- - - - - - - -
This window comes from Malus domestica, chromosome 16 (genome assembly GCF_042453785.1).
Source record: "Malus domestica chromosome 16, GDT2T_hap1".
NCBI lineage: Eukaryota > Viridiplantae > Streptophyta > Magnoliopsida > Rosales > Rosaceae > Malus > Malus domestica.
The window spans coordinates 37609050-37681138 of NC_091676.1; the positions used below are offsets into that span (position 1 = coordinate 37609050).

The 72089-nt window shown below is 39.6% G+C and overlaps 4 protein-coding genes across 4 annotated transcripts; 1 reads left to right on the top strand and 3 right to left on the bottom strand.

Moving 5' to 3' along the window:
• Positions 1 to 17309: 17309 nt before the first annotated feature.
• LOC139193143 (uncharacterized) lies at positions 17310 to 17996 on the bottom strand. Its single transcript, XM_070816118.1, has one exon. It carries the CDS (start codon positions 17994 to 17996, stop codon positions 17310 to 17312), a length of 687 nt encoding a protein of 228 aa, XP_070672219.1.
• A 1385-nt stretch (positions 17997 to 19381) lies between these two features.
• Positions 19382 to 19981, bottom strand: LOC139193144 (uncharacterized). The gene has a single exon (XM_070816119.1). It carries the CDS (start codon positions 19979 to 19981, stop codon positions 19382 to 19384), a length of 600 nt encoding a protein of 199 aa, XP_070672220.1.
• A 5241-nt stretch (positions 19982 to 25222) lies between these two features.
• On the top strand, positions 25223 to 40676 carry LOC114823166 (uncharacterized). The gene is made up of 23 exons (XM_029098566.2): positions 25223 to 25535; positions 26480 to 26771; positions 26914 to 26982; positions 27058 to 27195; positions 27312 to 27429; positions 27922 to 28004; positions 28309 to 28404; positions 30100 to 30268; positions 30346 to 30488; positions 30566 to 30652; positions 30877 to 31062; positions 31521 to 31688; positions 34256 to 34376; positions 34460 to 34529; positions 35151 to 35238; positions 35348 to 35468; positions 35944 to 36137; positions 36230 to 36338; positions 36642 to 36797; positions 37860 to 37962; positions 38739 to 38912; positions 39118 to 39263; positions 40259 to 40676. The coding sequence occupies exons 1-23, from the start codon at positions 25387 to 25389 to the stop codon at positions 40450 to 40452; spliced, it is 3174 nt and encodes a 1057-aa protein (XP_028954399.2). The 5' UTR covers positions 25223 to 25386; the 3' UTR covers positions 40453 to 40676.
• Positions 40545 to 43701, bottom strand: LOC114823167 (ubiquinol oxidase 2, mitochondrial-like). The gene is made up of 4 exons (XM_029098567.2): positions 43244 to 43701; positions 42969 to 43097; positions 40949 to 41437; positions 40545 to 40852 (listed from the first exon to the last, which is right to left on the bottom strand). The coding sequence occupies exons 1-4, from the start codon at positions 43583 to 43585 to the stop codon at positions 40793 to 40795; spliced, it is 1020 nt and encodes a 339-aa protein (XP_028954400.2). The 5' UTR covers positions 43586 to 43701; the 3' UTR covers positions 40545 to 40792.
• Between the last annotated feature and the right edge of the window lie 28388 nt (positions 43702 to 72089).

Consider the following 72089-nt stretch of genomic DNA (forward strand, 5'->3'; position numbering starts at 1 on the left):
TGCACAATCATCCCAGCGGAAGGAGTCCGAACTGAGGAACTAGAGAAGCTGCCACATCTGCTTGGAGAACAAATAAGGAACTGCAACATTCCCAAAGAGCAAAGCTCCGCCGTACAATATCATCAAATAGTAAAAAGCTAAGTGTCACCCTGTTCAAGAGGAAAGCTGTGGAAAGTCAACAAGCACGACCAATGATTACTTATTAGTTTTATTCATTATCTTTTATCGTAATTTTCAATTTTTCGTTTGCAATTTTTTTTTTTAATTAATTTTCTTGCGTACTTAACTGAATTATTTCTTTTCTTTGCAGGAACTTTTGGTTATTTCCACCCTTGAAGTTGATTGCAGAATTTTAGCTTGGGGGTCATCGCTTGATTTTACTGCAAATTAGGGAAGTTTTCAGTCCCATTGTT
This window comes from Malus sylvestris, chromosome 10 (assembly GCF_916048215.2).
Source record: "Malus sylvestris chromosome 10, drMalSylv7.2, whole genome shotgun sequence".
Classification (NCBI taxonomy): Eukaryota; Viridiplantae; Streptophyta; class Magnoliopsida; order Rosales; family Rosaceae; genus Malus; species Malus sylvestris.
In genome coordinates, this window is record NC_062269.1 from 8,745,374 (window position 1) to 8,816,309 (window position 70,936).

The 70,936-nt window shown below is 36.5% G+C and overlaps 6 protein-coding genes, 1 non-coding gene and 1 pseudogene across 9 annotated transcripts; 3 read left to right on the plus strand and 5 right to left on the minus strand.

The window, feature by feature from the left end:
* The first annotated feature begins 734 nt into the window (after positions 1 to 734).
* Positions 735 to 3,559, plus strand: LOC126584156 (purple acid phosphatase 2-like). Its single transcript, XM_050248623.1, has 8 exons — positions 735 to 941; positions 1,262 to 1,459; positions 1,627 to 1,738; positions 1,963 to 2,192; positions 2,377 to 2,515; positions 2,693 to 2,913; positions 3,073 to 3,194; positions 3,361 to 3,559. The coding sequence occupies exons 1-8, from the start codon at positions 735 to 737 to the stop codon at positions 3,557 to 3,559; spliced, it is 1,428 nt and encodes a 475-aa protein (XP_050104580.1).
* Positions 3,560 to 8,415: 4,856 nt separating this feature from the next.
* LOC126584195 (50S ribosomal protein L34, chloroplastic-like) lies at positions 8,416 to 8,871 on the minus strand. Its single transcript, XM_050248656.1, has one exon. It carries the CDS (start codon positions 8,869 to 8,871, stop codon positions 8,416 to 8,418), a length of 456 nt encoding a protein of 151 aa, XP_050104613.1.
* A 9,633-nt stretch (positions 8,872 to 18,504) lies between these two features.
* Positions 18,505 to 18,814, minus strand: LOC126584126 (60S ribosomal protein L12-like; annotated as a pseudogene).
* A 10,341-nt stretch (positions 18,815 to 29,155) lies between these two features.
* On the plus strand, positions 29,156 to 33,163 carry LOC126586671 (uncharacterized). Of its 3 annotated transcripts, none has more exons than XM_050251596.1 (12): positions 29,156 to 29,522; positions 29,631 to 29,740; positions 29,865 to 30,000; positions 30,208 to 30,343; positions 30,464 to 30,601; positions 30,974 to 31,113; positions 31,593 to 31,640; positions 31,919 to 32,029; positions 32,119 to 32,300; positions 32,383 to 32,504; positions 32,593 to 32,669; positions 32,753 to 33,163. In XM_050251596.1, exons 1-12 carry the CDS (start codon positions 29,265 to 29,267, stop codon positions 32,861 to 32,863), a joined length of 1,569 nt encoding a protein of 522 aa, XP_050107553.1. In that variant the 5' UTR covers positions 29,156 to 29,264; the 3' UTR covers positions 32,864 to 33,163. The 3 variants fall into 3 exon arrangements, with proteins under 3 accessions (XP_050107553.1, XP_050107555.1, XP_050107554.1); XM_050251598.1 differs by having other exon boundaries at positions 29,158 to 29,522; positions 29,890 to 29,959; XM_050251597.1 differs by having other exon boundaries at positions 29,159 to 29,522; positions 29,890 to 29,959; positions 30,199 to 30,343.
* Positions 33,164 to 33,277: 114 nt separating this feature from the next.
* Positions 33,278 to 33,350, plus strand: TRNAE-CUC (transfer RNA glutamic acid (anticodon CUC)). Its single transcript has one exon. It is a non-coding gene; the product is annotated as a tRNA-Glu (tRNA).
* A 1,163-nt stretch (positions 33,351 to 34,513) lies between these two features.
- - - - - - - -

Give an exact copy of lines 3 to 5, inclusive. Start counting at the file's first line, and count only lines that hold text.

NCBI lineage: Eukaryota > Viridiplantae > Streptophyta > Magnoliopsida > Rosales > Rosaceae > Malus > Malus domestica.
The window spans coordinates 37609050-37681138 of NC_091676.1; the positions used below are offsets into that span (position 1 = coordinate 37609050).

The 72089-nt window shown below is 39.6% G+C and overlaps 4 protein-coding genes across 4 annotated transcripts; 1 reads left to right on the top strand and 3 right to left on the bottom strand.